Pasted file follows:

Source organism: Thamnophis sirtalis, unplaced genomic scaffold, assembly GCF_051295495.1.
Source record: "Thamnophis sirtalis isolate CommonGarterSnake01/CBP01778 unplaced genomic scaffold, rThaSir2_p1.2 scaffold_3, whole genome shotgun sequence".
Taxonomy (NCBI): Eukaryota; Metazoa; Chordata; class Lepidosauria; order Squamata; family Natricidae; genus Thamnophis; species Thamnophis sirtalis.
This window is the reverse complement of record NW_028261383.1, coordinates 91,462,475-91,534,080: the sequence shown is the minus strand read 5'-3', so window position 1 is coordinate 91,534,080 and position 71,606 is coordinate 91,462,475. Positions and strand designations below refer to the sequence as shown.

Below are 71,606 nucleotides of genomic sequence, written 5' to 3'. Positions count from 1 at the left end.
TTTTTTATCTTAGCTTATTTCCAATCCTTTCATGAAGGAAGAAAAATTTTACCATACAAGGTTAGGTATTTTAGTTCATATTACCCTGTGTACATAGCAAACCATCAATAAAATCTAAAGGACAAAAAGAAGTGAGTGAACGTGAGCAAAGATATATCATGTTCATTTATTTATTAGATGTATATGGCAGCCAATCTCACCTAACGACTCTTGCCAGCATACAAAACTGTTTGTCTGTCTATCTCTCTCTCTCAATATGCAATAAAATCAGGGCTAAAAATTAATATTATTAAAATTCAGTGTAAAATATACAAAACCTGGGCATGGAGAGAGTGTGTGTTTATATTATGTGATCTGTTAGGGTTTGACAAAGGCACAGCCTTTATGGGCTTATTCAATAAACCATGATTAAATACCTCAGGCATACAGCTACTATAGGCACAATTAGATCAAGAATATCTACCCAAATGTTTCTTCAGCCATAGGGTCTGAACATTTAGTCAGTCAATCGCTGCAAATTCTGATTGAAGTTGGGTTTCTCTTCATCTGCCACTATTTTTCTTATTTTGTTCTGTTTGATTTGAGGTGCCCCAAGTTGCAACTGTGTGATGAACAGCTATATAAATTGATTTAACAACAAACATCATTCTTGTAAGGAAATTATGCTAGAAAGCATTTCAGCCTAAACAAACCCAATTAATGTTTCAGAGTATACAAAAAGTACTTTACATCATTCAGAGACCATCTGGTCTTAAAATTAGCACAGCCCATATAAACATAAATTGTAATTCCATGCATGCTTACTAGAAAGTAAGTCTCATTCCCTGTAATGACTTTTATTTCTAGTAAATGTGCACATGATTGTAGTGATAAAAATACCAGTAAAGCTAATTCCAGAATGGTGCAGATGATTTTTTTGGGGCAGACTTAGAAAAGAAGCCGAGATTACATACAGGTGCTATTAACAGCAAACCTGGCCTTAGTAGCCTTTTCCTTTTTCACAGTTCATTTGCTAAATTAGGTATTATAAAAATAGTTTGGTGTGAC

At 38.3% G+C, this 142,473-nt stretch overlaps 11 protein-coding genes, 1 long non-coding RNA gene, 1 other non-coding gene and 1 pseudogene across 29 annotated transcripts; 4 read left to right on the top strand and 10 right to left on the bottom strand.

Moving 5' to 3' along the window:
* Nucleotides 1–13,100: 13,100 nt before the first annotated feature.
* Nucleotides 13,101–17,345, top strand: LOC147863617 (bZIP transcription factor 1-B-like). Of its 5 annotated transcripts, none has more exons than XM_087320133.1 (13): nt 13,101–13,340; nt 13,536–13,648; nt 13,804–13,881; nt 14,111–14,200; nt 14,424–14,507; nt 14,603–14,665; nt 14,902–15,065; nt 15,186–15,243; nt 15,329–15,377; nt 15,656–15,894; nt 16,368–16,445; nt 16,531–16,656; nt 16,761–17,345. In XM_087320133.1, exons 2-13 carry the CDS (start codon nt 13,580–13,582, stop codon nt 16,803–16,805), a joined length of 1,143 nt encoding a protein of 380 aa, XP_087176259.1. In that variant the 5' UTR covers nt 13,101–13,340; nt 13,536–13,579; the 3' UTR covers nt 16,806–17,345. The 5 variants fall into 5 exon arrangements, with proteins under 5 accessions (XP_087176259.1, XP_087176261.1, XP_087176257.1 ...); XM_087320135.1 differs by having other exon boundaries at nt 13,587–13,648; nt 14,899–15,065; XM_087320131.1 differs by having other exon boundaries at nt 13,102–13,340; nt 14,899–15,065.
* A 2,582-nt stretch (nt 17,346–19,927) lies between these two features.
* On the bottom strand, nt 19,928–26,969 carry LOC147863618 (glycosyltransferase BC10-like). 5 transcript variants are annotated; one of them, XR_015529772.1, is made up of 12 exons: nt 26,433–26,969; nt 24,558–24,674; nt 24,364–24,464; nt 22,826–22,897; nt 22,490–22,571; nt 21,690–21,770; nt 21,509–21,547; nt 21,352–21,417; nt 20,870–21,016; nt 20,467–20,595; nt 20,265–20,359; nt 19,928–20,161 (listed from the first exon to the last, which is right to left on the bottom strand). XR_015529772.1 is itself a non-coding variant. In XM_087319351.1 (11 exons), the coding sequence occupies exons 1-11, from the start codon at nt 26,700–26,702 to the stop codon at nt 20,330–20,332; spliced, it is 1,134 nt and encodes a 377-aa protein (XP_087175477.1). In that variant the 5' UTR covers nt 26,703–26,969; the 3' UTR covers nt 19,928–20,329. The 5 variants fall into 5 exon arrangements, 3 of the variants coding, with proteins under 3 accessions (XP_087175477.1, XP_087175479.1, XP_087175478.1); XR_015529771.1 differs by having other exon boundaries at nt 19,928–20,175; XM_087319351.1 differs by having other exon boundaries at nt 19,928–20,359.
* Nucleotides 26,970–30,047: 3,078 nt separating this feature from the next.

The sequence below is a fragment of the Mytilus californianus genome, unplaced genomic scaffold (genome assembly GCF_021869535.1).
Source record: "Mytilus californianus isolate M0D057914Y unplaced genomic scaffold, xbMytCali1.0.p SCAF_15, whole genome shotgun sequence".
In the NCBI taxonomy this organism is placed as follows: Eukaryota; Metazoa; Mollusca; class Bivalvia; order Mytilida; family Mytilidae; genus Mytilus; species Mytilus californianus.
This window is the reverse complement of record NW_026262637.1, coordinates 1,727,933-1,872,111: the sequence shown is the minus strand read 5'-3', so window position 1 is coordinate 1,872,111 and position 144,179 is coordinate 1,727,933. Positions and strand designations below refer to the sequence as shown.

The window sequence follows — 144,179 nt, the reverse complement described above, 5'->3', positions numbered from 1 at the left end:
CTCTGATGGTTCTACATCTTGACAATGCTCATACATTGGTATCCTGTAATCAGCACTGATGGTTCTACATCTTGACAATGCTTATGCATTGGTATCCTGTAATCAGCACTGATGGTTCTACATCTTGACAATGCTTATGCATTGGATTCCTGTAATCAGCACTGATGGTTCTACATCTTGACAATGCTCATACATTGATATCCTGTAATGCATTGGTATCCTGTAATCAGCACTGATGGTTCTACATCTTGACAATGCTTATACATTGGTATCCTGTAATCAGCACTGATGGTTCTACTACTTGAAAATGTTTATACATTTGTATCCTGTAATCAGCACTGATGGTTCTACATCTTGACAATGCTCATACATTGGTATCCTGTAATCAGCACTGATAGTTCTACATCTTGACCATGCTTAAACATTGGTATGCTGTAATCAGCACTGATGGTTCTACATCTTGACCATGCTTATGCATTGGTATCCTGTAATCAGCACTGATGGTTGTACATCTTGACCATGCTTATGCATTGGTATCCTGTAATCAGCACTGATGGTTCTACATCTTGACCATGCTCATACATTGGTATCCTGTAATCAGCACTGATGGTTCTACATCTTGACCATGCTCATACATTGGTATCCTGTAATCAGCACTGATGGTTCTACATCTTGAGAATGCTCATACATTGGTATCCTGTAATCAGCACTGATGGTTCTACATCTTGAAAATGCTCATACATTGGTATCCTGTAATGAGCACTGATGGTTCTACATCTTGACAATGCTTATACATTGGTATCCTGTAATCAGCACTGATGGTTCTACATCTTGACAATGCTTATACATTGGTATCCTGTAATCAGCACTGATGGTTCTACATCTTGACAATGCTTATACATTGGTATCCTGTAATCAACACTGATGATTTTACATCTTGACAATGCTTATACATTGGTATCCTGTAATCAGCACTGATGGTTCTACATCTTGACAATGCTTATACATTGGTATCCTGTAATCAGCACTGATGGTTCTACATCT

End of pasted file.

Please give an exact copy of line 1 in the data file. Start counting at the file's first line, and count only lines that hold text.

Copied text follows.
Source organism: Thamnophis sirtalis, unplaced genomic scaffold, assembly GCF_051295495.1.